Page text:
GATINEAU, QC, Aug. 16, 2018 /CNW/ - The Government of Canada is committed to improving the Employment Insurance (EI) system so that it is able to help with the realities of the modern workforce. When hard-working middle class Canadians become sick or go on maternity leave, they often depend on EI for support. However, those that wished to manage their return to work have had limited flexibility to do so without jeopardizing their benefits.
Today, the Honourable Jean‑Yves Duclos, Minister of Families, Children and Social Development, announced that effective immediately the EI Working While on Claim (WWC) rules have been extended to EI maternity and sickness benefits, including for eligible self-employed persons.
WWC allows EI claimants to earn income while receiving EI benefits and helps them to transition back to employment. To better meet the needs of Canadians, the Government of Canada is introducing the following improvements to WWC:
- the 50 cents for every dollar earned rule becomes a permanent part of the EI program; and
- the WWC rules are extended to now apply to sickness and maternity benefits
"Our government is committed to modernizing the EI system to better reflect the needs of hard working middle class Canadians. Extending the Working While on Claim to EI maternity and sickness benefits will provide workers with greater flexibility and help them keep more EI benefits if they are able to work."
– The Honourable Jean-Yves Duclos, Minister of Families, Children and Social Development
- If you work or receive earnings while receiving EI, you can keep 50 cents of your EI benefits for every dollar you earn, up to 90 percent of the weekly insurable earnings used to calculate your EI benefit rate. Any earnings above that amount are deducted dollar-for-dollar.
- These new permanent measures mean over 800,000 EI beneficiaries will continue to be able to supplement their EI benefits with work income by accepting part-time work.
- An alternative earnings rule is temporarily available until August 2021 to claimants who chose under Pilot Project 20 to revert to the rules of a previous pilot.
- For more information on this alternative option, and to learn more about these improvements, read the included backgrounder or visit the WWC web page.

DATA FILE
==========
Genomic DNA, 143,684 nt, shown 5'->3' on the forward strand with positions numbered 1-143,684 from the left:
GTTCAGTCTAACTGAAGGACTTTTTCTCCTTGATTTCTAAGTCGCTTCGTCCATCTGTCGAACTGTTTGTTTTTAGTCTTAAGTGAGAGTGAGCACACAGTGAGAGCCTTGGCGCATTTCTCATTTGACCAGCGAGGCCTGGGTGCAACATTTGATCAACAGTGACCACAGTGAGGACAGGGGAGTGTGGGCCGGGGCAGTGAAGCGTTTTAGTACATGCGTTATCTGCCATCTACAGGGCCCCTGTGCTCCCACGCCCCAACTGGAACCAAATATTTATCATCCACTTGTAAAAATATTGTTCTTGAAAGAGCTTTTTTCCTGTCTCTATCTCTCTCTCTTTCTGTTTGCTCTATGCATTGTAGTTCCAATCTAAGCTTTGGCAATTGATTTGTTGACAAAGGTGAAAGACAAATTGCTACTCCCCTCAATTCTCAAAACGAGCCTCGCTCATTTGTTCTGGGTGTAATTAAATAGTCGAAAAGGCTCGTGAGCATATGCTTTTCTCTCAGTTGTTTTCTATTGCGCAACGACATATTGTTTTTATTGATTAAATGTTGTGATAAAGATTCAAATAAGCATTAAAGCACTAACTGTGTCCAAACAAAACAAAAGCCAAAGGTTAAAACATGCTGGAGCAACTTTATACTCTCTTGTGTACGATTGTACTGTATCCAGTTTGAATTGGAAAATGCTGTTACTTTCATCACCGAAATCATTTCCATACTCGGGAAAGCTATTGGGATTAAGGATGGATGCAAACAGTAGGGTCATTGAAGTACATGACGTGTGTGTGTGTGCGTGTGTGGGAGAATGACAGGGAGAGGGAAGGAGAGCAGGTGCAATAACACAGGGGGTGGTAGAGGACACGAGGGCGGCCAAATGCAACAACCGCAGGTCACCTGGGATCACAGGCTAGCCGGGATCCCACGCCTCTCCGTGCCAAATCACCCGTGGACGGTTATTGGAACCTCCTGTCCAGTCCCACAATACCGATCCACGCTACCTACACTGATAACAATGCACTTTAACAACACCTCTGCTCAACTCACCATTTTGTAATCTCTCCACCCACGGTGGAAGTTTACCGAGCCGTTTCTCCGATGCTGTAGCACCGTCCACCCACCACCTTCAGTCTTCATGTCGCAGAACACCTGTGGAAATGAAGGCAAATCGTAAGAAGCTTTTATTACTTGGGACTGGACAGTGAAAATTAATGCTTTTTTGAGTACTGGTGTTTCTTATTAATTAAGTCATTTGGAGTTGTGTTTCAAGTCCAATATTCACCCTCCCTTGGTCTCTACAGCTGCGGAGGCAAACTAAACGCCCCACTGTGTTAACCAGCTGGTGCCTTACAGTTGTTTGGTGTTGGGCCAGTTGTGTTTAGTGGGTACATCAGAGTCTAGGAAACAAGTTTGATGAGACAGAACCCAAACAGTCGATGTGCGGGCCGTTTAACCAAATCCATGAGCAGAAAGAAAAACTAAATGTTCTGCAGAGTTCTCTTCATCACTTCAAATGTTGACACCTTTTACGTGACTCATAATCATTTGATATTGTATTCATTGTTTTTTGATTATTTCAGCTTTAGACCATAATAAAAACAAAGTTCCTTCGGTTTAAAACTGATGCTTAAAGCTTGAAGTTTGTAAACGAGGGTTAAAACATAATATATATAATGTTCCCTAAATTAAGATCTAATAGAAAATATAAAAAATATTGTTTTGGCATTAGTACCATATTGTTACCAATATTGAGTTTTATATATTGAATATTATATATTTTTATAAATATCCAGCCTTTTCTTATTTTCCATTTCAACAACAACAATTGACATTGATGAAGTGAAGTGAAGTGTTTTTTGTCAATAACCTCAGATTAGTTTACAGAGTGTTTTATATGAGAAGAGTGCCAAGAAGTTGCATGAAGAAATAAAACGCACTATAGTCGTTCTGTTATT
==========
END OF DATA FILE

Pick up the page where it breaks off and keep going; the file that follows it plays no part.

How Working Affects Your Claim
If you work or receive earnings while receiving EI benefits and have served the waiting period, you can keep 50 cents of your EI benefits for every dollar you earn, up to 90 percent of the weekly insurable earnings used to calculate your EI benefit rate. The 90 percent amount is called the earnings threshold. Any money earned or received above this threshold is deducted dollar-for-dollar from your EI benefits.
If you work a full work week, you are considered to be employed and you will not receive any EI benefits for that week, regardless of the amount you earn. However, this will not reduce the total number of weeks payable on your claim.
John was laid off when the grocery store where he worked shut down. His weekly earnings at the grocery store were $500, so his weekly EI benefit rate is $275 (55 percent of $500). He has found a part-time job at a restaurant, where he works three days a week and earns $300 per week.
As a result, his $275 in EI benefits are reduced by $150 or 50 cents for every dollar he earns at the restaurant ($300÷2=$150); bringing his total EI benefit to $125 ($275–$150=$125).
In the end, John takes home $125 per week in EI benefits plus his part-time wages of $300, for a total of $425.
Temporary alternate earnings rule
In addition, temporary provisions have been introduced to grandfather claimants who have chosen, under the just concluded pilot project, to revert to rules of a previous pilot project, which allowed them to keep the greater of $75 or 40 percent of their weekly benefit rate without any deduction from EI benefits. Any amount earned above the $75 or 40 percent will be deducted dollar-for-dollar from benefits.These claimants will continue to have the option to elect to the alternate earnings rule for up to three years, until August 14, 2021.
SOURCE Employment and Social Development Canada
For further information: For media enquiries, please contact: Michael Brewster, A/Press Secretary, Office of the Honourable Jean-Yves Duclos, P.C., M.P., Minister of Families, Children and Social Development, 819-654-5546; Media Relations Office, Employment and Social Development Canada, 819-994-5559, email@example.com